Hewlett-Packard Co. will shut down its public cloud in January 2016, essentially bowing to Amazon Web Services and Microsoft Azure -- and potentially opening the door for IBM to work even more closely with CIOs on their public cloud strategies. The announcement comes only days before Hewlett-Packard Co. breaks into two companies.
Amid multiple executive changes and no clear focus, HP's Helion Public Cloud was never considered a serious threat to major offerings like AWS, Azure and IBM SoftLayer.
HP assured customers that it will continue to partner with other public cloud providers, while also focusing more on private cloud and managed cloud capabilities. Moreover, it's important to note that HP Helion is a brand that extends far beyond public cloud services. The overall Helion lineup continues to include a range of solutions for partners.
HP Public Cloud: Multiple Signs of Trouble
Major concerns about HP's public cloud strategy have surfaced several times. First, HP Cloud Services Senior VP Zorawar "Biri" Singh exited the company in early 2013 with little comment from him or HP. By April 2015, some media reports suggested that HP was shutting down its public cloud -- an assertion that HP denied. I defended HP at the time... perhaps I was a bit too generous in my defense of the company, considering those shut-down reports are now coming true.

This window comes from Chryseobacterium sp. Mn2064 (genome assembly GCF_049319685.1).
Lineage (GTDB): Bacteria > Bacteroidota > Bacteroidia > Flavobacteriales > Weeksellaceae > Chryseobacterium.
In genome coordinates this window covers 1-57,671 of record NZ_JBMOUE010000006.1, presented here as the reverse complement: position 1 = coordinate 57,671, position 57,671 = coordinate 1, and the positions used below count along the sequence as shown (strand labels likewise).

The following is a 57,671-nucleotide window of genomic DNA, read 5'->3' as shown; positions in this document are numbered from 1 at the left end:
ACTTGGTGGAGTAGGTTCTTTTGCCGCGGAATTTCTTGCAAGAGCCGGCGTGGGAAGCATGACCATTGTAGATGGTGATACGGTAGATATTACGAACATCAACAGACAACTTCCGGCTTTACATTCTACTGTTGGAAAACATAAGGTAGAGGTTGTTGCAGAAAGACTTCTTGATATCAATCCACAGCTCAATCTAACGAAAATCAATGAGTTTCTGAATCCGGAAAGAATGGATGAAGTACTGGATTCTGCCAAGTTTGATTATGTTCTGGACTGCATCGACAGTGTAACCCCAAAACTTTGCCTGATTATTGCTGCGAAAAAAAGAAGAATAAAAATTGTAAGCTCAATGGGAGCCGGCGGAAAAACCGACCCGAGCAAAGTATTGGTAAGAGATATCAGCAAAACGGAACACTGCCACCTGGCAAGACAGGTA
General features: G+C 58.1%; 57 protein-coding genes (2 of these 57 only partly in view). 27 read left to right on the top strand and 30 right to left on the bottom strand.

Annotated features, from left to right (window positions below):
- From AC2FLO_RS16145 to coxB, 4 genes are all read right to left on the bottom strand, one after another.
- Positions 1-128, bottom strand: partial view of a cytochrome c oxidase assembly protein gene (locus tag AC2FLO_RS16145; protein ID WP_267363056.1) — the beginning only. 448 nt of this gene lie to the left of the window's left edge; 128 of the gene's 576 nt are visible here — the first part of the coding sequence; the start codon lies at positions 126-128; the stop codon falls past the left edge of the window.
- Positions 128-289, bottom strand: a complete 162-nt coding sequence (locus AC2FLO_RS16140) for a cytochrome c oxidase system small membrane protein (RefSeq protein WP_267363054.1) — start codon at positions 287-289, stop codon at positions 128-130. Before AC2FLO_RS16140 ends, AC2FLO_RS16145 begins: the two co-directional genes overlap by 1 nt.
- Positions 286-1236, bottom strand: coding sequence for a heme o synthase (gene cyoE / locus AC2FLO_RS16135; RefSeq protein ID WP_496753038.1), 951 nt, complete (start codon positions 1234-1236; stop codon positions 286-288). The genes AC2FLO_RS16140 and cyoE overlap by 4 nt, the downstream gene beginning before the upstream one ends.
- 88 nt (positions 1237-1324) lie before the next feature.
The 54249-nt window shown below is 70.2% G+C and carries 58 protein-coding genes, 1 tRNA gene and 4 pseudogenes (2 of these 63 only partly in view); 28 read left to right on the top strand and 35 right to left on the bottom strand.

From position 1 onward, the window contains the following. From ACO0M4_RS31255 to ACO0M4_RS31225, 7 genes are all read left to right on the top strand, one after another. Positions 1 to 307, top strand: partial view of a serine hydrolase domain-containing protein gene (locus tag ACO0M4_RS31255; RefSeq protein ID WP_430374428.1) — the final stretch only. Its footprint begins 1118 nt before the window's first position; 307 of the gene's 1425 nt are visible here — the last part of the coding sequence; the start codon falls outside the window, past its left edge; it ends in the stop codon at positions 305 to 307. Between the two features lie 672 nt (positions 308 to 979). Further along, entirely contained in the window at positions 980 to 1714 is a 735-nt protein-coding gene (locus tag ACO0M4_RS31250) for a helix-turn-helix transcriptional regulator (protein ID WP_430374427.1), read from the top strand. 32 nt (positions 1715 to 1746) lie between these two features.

HP isn't the first company to walk away from the public cloud market. Dell scrapped plans to build a public cloud in 2013. And IBM did a major cloud strategy reset in early 2013, scrapping a range of internal efforts and blueprints, then buying SoftLayer to revitalize its public cloud efforts in June 2013.
Hewlett-Packard is striving to sharpen its focus amid a company breakup scheduled for Nov. 1. In addition to pulling the plug on its public cloud, HP sold off its TippingPoint security business to Trend Micro for $300 million. TippingPoint's business performance apparently contracted over the past decade. The anecdotal evidence: 3Com (now owned by HP) acquired Tipping Point for $430 million back in 2004.